In 1978, the Airman went quartz

After 25 years of production, the Airman was caught in the wake of the quartz revolution and it unfortunately sank. To be honest, I'm surprised that it took till the late 1970s for Glycine to submit to quartz as the company had been struggling for some time. With the benefit of hindsight, it's easy to say now that by focusing on crafting high quality mechanical movements and pivoting towards becoming a luxury accessory rather than a tool, many companies would have survived or have grown in the long term. But hindsight is 20/20 and in 1978, it looked like quartz was the future so its hard to fault Glycine, or any brand for that matter, for doing what they thought was the best move.

The design of the Airman quartz is very similar to that of the mechanical Airman with small changes to the numbers on the bezel, dial and the removal of the tail on the hour hand. The size of the watch stayed the same at 34mm but the bezel locking mechanism and the special hacking seconds feature was removed. This gradual neutering of what made the Airman a unique watch, and the not so gradual exclusion of mechanical tools in favor of computers in professional services undoubtedly contributed to the downfall of Glycine. When your business is essentially built upon one product and that product can be replaced by a cheaper, more reliable alternative, it is only a matter of time before irrelevancy.

 The Glycine Airman 7. Photo courtesy of Sotheby's.

The Glycine Airman 7. Photo courtesy of Sotheby's.

Glycine, under new leadership from the 1980s, continued the push towards quartz with a wider variety of designs including a world timer in 1990 and the Airman 2000 GMT in 1998, two firsts for the Airman collection. Over the next several years, a wider variety of designs were released including the Airman 7 in 2002. The Airman 7 was an exceptionally large watch (53mm) as it had three seperate dials to display 4 time zones: local time, world time, time at 1st destination and time at 2nd destination. Surprisingly enough, all three of these movements were mechanical, with the larger ETA 2893-2 being flanked by two smaller ETA 2671-2s.

As a dash clock, this would have been an interesting, albeit outdated, addition to a cockpit. As a watch, I find it absolutely hideous. Whilst elements of the original Airman design are present (most notably the hour markers and hands in the largest sub-dial), it bears little to no resemblance to the pioneering watches that came before it. Maybe my personal distaste for the watch is showing, but to me the Airman 7 looks like a desperate attempt to make the Glycine name more relevant in an age of BIG watches.

Whilst Glycine continued to develop the Airman 7 series over the coming years, they did try and make the regular Airman series more approachable changing the dial to a standard 12 hour display. The Airman 8, 9, MLV, SST 06, 17, 18, Chorno 08, Base 22, SST Chronographs from 2011 and 2012 and the Airfighter from 2014 all eschewed one of the defining features of the Airman, the 24 hour dial whilst still having the full 24 hours displayed on the dial. Glycine did make several 'Purist' editions of their heritage watches that included a 24 hour display, including the Airman Special, Vintage V, Double 24, Special II, Double 24 09, F 104 Regulateur, Vintage 1953, No.1 'Play it again Sam' and the No.1 circa 2014.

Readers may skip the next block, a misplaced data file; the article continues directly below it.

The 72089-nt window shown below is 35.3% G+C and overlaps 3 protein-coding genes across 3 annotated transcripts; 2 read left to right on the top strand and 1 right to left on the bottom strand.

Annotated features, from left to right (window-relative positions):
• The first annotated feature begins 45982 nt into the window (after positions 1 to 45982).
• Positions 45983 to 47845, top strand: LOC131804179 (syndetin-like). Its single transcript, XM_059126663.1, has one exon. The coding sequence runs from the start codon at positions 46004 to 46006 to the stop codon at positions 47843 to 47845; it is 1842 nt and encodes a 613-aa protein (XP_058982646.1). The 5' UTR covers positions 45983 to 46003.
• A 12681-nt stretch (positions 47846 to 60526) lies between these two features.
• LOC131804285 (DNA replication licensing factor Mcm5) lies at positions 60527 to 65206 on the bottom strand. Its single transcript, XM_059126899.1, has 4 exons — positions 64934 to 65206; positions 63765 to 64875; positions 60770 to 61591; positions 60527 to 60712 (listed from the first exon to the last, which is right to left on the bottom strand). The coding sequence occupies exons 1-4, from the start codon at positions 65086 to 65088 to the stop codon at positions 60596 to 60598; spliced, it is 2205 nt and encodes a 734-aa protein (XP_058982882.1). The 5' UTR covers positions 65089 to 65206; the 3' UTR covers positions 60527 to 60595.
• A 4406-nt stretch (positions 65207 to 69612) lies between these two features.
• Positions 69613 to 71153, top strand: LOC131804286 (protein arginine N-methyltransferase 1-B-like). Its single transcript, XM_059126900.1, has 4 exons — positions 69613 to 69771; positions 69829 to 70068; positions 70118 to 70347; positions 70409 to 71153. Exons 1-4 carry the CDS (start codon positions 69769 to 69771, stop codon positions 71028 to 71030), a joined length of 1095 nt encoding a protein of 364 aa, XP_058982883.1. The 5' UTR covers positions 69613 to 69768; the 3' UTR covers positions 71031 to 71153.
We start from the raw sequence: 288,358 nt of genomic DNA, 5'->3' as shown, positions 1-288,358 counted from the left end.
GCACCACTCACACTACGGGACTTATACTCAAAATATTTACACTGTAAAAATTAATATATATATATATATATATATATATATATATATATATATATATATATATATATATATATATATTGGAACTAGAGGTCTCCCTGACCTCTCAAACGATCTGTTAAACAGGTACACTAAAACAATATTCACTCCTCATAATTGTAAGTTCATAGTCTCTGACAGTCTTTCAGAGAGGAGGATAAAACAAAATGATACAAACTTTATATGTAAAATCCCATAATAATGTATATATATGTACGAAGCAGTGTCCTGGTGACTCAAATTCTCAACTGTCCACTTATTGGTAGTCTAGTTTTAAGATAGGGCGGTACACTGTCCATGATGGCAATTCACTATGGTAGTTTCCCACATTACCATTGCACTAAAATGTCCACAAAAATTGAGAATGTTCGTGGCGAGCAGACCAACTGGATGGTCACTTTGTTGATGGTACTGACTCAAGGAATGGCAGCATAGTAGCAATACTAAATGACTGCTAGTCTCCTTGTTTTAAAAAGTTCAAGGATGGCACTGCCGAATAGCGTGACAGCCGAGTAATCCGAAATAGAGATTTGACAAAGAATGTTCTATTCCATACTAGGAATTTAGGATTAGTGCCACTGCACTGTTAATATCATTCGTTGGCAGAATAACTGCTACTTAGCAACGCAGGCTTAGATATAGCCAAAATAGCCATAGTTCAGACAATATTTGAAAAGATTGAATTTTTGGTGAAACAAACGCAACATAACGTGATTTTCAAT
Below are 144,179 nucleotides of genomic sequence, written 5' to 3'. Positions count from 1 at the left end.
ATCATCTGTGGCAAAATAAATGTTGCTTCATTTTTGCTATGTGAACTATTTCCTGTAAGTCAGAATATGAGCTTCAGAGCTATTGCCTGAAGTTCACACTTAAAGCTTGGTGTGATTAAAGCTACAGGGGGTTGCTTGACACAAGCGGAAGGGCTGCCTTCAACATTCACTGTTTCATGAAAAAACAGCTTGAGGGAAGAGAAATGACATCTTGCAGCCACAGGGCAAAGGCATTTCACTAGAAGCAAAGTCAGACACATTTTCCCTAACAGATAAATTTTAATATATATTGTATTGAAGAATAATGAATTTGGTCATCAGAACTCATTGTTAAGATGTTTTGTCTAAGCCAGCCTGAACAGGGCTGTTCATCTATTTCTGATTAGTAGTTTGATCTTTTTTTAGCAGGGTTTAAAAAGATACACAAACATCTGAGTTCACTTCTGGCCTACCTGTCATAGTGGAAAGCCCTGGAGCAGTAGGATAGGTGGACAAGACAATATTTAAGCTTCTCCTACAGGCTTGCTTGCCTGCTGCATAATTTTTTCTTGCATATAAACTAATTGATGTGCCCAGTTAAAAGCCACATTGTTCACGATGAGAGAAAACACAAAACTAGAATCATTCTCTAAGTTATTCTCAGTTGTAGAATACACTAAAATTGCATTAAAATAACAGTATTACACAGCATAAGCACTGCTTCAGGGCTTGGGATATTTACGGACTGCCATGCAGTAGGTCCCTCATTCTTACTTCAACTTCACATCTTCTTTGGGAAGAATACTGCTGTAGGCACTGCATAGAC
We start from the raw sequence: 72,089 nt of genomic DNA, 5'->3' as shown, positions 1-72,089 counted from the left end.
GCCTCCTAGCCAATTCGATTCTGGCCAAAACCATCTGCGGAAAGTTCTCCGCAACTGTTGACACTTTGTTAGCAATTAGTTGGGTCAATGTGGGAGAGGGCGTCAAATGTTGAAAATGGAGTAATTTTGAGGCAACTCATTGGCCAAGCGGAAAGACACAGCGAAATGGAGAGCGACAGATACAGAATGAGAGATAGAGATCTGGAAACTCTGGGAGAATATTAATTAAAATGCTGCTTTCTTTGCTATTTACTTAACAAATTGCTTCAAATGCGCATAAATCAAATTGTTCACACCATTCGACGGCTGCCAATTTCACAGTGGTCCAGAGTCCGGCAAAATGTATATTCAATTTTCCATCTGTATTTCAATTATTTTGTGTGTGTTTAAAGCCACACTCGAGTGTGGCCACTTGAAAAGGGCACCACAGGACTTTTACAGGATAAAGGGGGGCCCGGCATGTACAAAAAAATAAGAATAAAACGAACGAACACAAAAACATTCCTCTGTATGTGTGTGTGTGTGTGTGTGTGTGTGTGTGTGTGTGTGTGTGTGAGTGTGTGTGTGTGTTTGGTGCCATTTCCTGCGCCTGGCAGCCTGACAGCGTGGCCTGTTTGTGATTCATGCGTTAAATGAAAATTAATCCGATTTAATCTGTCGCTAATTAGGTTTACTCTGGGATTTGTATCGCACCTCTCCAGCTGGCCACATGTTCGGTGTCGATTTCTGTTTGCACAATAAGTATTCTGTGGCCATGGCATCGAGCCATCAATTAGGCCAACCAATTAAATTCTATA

Last year marked big news for Glycine as they were bought by Invicta, the brand watch geeks love to hate.

Invicta is a unifying brand. Whilst some may love Rolex more than Omega, or Patek less than Vacheron, you can be safe in the knowledge that everyone equally loathes Invicta. Constantly available for massive discounts and selling themselves on television shopping channels does not make a good reputation and many Glycine fans feared that is what the brand was destined for when news of the sale broke. For an undisclosed sum, Invicta bought Glycine from DKSH, a 'market expansion group' who had aimed to expand Glycine into Asia. Glycine CEO Stephan Lack said that Invicta had no intention of mixing the two brands and they would mostly be responsible for increasing the presence of Glycine in North/South America along with designing marketing and retail points of sale.

One year after Glycine being bought, it's still unclear what their future is as the Airman line has become cluttered with very...Invicta looking modern takes the design. I know I wasn't asking for a skeleton dial Airman with blue highlights and I don't think I was alone.

What drew many collectors and watch fans to Glycine was its dedicated to one watch. They have made other watches during their 103 year existence but the Airman is the watch that defines their brand. The 24 hour dial and locking bezel meant that this watch would never find mass appeal, but rather a dedicated following of enthusiasts. The Airman may not hold the same place in the annals of popular aviation watch history like the GMT-Master or the Navitimer, but it is worth remembering.

If you are interested in purchasing an Airman, I heartily recommend this pdf from Andre Strikkers which lists every single Airman since 1953 till 2014.